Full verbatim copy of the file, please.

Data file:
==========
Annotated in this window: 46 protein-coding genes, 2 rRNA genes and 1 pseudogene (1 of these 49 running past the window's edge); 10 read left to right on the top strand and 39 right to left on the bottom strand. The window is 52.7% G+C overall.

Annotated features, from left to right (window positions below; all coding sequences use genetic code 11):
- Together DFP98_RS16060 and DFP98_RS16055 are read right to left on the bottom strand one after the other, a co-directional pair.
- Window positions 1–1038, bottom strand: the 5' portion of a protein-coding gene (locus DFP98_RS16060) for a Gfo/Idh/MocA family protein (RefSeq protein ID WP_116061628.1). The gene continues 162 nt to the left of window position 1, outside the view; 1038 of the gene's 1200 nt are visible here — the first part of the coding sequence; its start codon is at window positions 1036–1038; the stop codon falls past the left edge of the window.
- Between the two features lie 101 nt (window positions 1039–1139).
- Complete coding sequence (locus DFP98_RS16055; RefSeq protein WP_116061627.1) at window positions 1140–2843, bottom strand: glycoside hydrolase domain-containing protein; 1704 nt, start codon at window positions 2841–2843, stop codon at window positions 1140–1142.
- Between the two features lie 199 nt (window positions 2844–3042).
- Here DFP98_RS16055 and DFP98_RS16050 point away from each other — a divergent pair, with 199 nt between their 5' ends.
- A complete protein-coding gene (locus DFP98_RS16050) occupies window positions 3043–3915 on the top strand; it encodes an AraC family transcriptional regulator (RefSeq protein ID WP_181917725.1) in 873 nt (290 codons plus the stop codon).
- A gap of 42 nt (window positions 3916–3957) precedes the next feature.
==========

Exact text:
Annotated in this window: 46 protein-coding genes, 2 rRNA genes and 1 pseudogene (1 of these 49 running past the window's edge); 10 read left to right on the top strand and 39 right to left on the bottom strand. The window is 52.7% G+C overall.

Annotated features, from left to right (window positions below; all coding sequences use genetic code 11):
- Together DFP98_RS16060 and DFP98_RS16055 are read right to left on the bottom strand one after the other, a co-directional pair.
- Window positions 1–1038, bottom strand: the 5' portion of a protein-coding gene (locus DFP98_RS16060) for a Gfo/Idh/MocA family protein (RefSeq protein ID WP_116061628.1). The gene continues 162 nt to the left of window position 1, outside the view; 1038 of the gene's 1200 nt are visible here — the first part of the coding sequence; its start codon is at window positions 1036–1038; the stop codon falls past the left edge of the window.
- Between the two features lie 101 nt (window positions 1039–1139).
- Complete coding sequence (locus DFP98_RS16055; RefSeq protein WP_116061627.1) at window positions 1140–2843, bottom strand: glycoside hydrolase domain-containing protein; 1704 nt, start codon at window positions 2841–2843, stop codon at window positions 1140–1142.
- Between the two features lie 199 nt (window positions 2844–3042).
- Here DFP98_RS16055 and DFP98_RS16050 point away from each other — a divergent pair, with 199 nt between their 5' ends.
- A complete protein-coding gene (locus DFP98_RS16050) occupies window positions 3043–3915 on the top strand; it encodes an AraC family transcriptional regulator (RefSeq protein ID WP_181917725.1) in 873 nt (290 codons plus the stop codon).
- A gap of 42 nt (window positions 3916–3957) precedes the next feature.